With tax season back on its regular schedule, it's time for a Merry Tax May.
But thinking about May tax moves can help you avoid costly faux pas.
With the main Tax Day, which was April 18 this year, come and gone, taxpayers who filed (and paid any due tax) last month deserve a break. But not too long of one.
Not to throw shade on the merriness of May, but you still need to keep an eye on your taxes, both the ones just filed and the 2022 ones that have been accruing for months. Making smart tax moves this month could help you save you some tax dollars.
Then there are the millions of taxpayers who've yet to file. They got extensions (and paid any due tax) last month. This month is a good time to start looking at how to meet your new Monday, Oct. 17 (the usual 15th is on Saturday) filing deadline.
Later due dates for some: And we can't forget about those folks who had their Tax Day delayed due to disaster. Don't envy them. It's because Mother Nature decided to do her worst in their locales.
Some residents of five states — Colorado, Arkansas, Kentucky, Illinois, and Tennessee — must file their returns (or extension, and pay any due tax) by May 16. The later date was for wildfire damages in Colorado and a tornado outbreak last December across the other four states.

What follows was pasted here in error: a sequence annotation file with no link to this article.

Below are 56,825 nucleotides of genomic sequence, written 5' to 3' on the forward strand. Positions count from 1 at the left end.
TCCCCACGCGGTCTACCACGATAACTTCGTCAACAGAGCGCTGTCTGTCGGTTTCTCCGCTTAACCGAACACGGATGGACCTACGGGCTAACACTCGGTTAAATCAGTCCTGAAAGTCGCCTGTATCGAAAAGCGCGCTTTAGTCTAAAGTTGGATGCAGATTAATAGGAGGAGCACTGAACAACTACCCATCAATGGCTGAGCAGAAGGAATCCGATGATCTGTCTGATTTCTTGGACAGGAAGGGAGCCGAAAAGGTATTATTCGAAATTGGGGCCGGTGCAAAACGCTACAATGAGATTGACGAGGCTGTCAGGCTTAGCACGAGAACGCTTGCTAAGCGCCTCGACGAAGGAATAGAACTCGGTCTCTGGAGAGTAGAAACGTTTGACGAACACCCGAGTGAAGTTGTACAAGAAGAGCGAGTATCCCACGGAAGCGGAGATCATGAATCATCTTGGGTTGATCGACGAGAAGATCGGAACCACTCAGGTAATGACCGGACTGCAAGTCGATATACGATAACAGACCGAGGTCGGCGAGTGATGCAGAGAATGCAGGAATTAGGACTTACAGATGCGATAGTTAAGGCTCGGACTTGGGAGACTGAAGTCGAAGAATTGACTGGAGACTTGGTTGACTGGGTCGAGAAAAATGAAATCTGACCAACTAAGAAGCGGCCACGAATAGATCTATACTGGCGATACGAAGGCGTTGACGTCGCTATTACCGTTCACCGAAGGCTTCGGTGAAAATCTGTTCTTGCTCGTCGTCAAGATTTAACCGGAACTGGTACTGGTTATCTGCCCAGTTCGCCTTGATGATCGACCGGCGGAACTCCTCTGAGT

Residents in parts of Puerto Rico were hit by floods in February, so the IRS gave them until June 15 to file (and pay or extend).
Whatever your tax status or filing due date, do take some time during May to take care of tax tasks. You'll thank yourself next filing season.
To help you do that, the pieces of tax advice this month, as with the previous four, will be highlighted in the upper right corner of the ol' blog. After their time in the spotlight, the May tips then will be permanently ensconced on this page.
So that you don't end up having to send out a tax mayday, let's get to May's tips.
- Tax record keeping tips and Q&As — Now that you've finished filing your tax return, it's time to deal with all the material that helped you fill out your 1040. Here's what you need to keep and for how long. These 7 record-keeping questions and answers also can help you create a tax document storage system. (May 2, 2022)
- 4 tax moves to make this May — Sorry to interrupt your May merriness, but you might want to take a brief break to check out these four tax moves to make this month. They could help save you some tax dollars. (May 3, 2022)
- Toasting Cinco de Mayo and alcohol tax revenue — Yes, this post originally was published on a prior Margarita Day. But since that adult beverage also is part of Cinco de Mayo celebrations, at least here in Texas, the always animated in every sense of the word Sterling Archer's recipe and the associated federal and state alcohol tax info deserve a toast today. ¡Salud! (May 5, 2022)
- Don't miss property tax appraisal protest deadline — Sure, you love your home and think it's priceless. But you have an issue with your official property appraisal amount, especially since the unexpectedly high value could mean a much bigger real estate tax bill this year. It's time to protest that appraisal. Make sure you don't miss the deadline to do so. (May 6, 2022)